It’s the time of the year when “best of” lists start sprouting early like crocuses in February, and one of the many I look forward to is the LibraryReads “Favorites of Favorites.” You can find the entire list here and below are a few comments and recommendations. And who knows, you may see of these on my Best of 2018 list that will arrive around Christmas.
Educated by Tara Westover, a memoir I touted in my May post, was the number one choice and it is also at the top of my list for book group recommendations. If your reading heart can take it, pair it with Ruth Wariner’s Sound of Gravel or Jeanette Walls’ The Glass Castle. Educated has also been named on other best of the year lists, including landing at the top of Amazon’s 2018 list.
An American Marriage by Tayari Jones [link is to a colleague’s excellent review] has been popular with most readers and it was also an Oprah choice–if that matters. [I would love to discuss the frenzy Oprah’s choices used to generate in the library but that’s a topic for another time.]
Circe by Madeline Miller, a novel based on mythology, has been mentioned by many of my librarian colleagues and while I haven’t read it, it’s at the top of my pile as I loved the author’s first book, The Song of Achilles. I understand this is excellent in audio so think about listening to it if you need a book for your commute, auto trip, or exercise routine.
The Death of Mrs. Westaway by Ruth Ware is a terrific psychological suspense novel in the age-old gothic tradition. You can read my long-winded review here.
For the rest of the list, Hannah’s The Great Alone is perfect for fans of family dynamics and this one takes place in the fascinating setting of Alaska during the 1970s.
For book groups, The Immortalists by Chloe Benjamin will generate lots of discussion just by asking, “What would you do if you were foretold the date of your death?” And perhaps followed by, “Do you think such prophecies can be self-fulfilling?”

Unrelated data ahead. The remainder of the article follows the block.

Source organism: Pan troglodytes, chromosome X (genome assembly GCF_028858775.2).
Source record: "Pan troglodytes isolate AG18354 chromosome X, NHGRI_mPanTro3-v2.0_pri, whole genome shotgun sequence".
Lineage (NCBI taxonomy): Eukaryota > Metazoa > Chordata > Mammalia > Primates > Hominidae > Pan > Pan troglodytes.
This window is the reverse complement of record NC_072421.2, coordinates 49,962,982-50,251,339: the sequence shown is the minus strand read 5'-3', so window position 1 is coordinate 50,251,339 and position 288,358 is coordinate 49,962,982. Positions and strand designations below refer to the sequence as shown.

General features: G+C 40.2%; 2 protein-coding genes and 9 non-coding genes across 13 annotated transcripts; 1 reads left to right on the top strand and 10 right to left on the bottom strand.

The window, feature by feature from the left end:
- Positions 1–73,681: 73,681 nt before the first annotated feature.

In late August I predicted Tommy Orange’s There There was destined for “best of the year” lists and naturally, I was right (heh). It’s also been noted on Publisher’s Weekly top fiction list and was long-listed for the National Book Award. So you don’t have to look up my post, here is what I said, “There There by Tommy Orange, a novel about urban Native Americans, is destined for the best of 2019 lists and book groups will be clamoring for this.”
Another romance not pictured is the light and frothy The Wedding Date. Words in reviews such as “corny” and “predictable” haven’t stopped readers from “getting away from it all” by indulging in this book.
And last, but certainly not least, is one of my personal favorite psychological suspense novels of the year, The Woman in the Window by A. J. Finn. You can read my full review here, and I will also add that I had the good fortune to meet the author last May and he is absolutely delightful and charming. It is also slated to be made into a movie starring Amy Adams and Gary Oldham.
Next up is a post on what I’ve been reading along with my library stacks and also a guide to books for the literary lover in your life–or for yourself.
I’m starting to compile my favorite books of the year which now numbers 24, with it possibly climbing to 27, which will require me going through the angst of whittling the number down to 20. Watch this space.